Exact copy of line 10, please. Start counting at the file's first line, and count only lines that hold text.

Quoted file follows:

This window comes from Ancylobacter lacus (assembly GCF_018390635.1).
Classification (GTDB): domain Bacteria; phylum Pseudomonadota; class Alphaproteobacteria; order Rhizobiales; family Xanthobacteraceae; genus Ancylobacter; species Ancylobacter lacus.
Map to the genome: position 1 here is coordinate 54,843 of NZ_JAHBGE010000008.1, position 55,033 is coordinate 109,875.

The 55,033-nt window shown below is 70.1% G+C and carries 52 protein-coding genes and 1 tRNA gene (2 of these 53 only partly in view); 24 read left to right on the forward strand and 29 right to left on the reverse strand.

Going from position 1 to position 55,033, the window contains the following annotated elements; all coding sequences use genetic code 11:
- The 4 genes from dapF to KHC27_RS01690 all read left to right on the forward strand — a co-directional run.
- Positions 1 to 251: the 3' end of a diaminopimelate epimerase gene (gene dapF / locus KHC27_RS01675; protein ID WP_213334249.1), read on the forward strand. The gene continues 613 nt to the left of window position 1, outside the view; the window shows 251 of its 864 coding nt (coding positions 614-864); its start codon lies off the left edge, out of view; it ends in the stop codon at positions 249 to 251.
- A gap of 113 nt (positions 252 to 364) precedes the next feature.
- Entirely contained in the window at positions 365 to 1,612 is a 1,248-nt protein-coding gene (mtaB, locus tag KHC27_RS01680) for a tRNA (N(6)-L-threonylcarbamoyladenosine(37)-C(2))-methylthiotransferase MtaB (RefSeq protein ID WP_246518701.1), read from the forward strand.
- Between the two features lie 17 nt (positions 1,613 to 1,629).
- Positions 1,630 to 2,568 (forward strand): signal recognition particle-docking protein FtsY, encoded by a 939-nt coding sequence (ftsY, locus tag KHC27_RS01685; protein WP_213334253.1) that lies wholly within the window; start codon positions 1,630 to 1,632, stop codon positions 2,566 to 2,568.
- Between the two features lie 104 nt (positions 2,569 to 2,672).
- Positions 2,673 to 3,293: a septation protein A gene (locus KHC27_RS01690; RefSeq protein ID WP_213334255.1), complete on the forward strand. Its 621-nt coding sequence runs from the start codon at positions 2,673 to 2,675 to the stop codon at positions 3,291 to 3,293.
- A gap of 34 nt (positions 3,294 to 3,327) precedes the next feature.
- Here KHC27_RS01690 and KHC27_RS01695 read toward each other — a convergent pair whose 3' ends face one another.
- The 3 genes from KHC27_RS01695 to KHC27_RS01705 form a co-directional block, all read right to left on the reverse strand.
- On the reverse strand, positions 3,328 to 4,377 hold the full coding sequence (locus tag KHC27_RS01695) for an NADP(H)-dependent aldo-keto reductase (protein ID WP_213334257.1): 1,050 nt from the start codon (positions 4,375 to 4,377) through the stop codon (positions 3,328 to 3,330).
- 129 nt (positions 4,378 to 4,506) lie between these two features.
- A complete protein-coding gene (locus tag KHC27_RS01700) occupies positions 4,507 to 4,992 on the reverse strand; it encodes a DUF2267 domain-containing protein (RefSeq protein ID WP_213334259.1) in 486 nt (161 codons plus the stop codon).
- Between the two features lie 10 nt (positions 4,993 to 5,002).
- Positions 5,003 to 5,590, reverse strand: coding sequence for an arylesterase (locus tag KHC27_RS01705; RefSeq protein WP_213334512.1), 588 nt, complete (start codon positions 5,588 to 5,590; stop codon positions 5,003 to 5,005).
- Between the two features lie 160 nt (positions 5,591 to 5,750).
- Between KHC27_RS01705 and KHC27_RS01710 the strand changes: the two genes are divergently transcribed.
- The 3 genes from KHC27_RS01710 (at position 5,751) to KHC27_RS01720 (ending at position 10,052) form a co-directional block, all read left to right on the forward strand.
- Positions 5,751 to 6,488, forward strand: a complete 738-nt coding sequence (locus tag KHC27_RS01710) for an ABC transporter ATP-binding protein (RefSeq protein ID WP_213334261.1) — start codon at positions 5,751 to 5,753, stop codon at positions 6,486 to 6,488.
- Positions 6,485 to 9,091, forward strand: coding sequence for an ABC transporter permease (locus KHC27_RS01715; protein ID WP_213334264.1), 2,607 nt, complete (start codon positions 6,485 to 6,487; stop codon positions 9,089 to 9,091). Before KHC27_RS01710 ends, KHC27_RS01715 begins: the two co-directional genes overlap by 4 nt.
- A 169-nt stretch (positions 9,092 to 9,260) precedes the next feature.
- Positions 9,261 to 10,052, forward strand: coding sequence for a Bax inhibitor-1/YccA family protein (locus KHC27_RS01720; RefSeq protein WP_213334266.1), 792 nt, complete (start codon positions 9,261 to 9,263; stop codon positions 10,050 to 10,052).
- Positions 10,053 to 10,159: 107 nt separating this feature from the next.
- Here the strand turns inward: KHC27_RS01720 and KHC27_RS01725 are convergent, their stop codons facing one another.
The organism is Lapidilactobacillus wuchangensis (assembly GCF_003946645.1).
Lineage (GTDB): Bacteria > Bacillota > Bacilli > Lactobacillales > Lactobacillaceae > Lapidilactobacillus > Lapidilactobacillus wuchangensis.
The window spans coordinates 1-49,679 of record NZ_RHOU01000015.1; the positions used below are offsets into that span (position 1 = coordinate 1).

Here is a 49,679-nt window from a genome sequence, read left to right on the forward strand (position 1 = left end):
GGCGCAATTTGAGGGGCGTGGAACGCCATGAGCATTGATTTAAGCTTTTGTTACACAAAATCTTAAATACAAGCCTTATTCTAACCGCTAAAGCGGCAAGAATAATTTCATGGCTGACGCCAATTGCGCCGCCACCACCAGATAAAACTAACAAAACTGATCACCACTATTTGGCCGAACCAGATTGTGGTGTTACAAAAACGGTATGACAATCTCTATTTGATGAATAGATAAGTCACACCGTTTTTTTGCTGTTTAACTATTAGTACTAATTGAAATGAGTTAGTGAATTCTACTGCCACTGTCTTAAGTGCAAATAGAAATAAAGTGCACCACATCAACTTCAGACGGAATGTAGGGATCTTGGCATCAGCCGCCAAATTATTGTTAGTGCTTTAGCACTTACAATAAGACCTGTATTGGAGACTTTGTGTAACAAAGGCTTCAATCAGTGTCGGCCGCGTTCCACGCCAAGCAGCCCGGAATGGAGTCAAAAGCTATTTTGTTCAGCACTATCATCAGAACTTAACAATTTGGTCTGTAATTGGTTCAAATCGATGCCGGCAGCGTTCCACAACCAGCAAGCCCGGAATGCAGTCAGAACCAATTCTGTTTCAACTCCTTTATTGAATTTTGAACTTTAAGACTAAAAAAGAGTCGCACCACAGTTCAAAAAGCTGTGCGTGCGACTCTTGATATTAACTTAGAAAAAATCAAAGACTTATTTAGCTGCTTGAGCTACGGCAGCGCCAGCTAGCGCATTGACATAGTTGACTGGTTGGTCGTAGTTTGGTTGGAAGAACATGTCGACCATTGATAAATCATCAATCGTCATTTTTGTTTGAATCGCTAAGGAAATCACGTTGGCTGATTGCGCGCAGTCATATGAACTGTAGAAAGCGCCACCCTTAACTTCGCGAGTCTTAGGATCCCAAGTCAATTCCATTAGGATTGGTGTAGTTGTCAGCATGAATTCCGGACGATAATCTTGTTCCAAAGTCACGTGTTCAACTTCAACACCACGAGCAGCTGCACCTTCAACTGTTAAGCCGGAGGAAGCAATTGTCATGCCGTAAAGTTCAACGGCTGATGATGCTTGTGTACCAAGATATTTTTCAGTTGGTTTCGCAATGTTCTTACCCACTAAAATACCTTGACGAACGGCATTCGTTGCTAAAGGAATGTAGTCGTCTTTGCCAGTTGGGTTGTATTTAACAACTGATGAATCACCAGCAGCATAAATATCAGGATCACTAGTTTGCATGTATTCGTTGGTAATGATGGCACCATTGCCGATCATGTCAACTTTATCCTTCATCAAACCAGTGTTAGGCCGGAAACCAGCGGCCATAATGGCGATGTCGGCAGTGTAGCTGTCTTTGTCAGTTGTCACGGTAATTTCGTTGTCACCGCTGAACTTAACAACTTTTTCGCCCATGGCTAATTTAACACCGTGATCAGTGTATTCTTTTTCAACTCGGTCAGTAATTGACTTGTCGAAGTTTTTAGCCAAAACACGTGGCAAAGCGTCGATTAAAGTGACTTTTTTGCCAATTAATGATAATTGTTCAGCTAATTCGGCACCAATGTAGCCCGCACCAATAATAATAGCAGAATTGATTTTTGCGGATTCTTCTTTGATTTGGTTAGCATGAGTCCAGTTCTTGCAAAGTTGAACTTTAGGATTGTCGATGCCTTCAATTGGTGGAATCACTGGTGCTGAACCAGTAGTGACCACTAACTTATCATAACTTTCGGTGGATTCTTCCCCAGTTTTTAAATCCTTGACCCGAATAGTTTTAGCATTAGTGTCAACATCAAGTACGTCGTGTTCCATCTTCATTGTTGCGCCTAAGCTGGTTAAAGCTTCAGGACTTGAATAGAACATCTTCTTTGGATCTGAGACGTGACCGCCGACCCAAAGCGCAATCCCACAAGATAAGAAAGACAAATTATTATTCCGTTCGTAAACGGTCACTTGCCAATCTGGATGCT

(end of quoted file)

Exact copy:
- Between the two features lie 17 nt (positions 1,613 to 1,629).